Early Symptoms Of Diabetes In Women in South Africa – Diabetes is a long-term disease characterized by high blood glucose, which in simpler terms is known as sugar.
The disease is said to happen when the body is unable to produce enough insulin, a hormone that regulates blood sugar levels.
It also happens when the body is unable to effectively use the insulin that is produced. It is important to note that diabetes is divided into two types and these are type 1 and type 2 diabetes.
Type 1 diabetes, also known as juvenile diabetes, affects children and young adults the most.
This is an autoimmune disease, and during this stage, the body’s immune system attacks and destroys insulin-producing pancreatic cells.
People with type 1 diabetes are required must take insulin injections and this should be done on a daily basis in order to keep their blood sugar levels under control.
Records revealed that Type 2 diabetes accounts for 90-95% of all cases of diabetes, and this typically develops in adults. To some extent, it can also occur in children.
Obesity, a lack of exercise, and a poor diet are some examples of lifestyle factors that contribute to type 2 diabetes.
In type 2 diabetes, the pancreas is unable to produce enough insulin to make up for the body’s resistance to the effects of insulin.
Medication and lifestyle modifications, such as regular exercise and a healthy diet, may be necessary for anyone with type 2 diabetes to manage their blood sugar levels.
A fasting blood glucose test, an oral glucose tolerance test, and a hemoglobin A1C test are a few of the methods used to diagnose diabetes. These tests, which gauge blood glucose levels, can assist medical professionals in identifying the presence and type of diabetes in a patient.
Early Symptoms Of Diabetes In Women in South Africa
Women with diabetes may experience early symptoms that can indicate the need for further testing and evaluation. Early detection and treatment are important for managing diabetes and preventing complications. In this article, we will discuss the early symptoms of diabetes in women.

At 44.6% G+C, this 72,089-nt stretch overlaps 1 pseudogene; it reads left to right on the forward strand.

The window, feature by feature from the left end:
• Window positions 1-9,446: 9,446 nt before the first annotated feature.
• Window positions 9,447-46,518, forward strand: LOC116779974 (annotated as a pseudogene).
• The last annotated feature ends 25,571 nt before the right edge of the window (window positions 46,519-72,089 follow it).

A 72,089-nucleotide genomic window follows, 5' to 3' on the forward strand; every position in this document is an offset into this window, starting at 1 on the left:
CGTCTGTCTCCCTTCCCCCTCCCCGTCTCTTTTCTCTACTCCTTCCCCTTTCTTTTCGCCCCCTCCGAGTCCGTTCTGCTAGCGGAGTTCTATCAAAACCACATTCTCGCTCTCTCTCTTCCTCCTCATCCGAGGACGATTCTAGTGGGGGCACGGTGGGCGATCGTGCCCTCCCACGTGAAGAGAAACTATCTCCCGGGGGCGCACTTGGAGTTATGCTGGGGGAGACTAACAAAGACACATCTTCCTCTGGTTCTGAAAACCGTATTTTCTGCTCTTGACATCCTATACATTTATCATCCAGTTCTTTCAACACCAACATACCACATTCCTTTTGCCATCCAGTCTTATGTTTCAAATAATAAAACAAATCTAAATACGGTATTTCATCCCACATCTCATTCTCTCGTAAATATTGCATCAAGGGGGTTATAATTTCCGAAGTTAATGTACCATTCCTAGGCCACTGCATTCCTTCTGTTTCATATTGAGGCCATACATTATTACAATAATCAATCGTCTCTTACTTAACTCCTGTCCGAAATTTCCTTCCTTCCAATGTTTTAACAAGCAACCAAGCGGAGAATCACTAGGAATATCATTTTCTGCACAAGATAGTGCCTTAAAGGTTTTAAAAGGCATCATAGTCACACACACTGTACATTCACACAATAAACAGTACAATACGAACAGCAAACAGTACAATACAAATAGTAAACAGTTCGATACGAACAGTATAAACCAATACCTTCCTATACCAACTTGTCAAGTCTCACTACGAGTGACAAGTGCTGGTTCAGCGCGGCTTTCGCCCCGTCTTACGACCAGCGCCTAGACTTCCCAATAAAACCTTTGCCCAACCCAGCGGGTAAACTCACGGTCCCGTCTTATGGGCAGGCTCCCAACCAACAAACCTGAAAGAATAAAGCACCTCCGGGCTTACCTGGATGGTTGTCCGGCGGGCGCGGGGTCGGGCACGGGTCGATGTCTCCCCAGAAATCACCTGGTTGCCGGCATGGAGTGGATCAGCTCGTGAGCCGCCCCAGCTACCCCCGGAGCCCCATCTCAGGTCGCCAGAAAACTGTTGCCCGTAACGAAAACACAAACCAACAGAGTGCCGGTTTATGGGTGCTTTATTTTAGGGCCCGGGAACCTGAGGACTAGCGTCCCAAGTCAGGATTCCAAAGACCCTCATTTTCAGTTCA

- Increased thirst and urination One of the earliest symptoms of diabetes is increased thirst and frequent urination. Women with diabetes may feel thirsty more often than usual and may also need to urinate more frequently, especially at night.
- Fatigue and weakness Feeling tired and weak is another early symptom of diabetes. Women with diabetes may feel exhausted even after getting enough rest, and may experience weakness or shakiness throughout the day.
- Blurred vision High blood sugar levels can cause temporary changes in vision, such as blurred vision or difficulty focusing. Women with diabetes may also experience eye problems such as cataracts or glaucoma over time.
- Numbness or tingling in hands and feet Diabetes can damage nerves over time, causing numbness or tingling sensations in the hands and feet. This is known as neuropathy and can be a sign of uncontrolled diabetes.
- Slow healing of cuts and wounds Women with diabetes may notice that cuts, wounds, or infections take longer to heal than usual. This is due to the high levels of glucose in the blood, which can interfere with the healing process.
- Recurring infections Diabetes can weaken the immune system, making women more susceptible to infections such as urinary tract infections, yeast infections, and skin infections.
- Unexplained weight loss In some cases, women with diabetes may experience unexplained weight loss even though they are eating normally. This is because the body is unable to use glucose for energy and begins to break down fat and muscle tissue instead.
- Irritability and mood swings Fluctuations in blood sugar levels can affect mood and energy levels. Women with diabetes may experience irritability, mood swings, or difficulty concentrating as a result.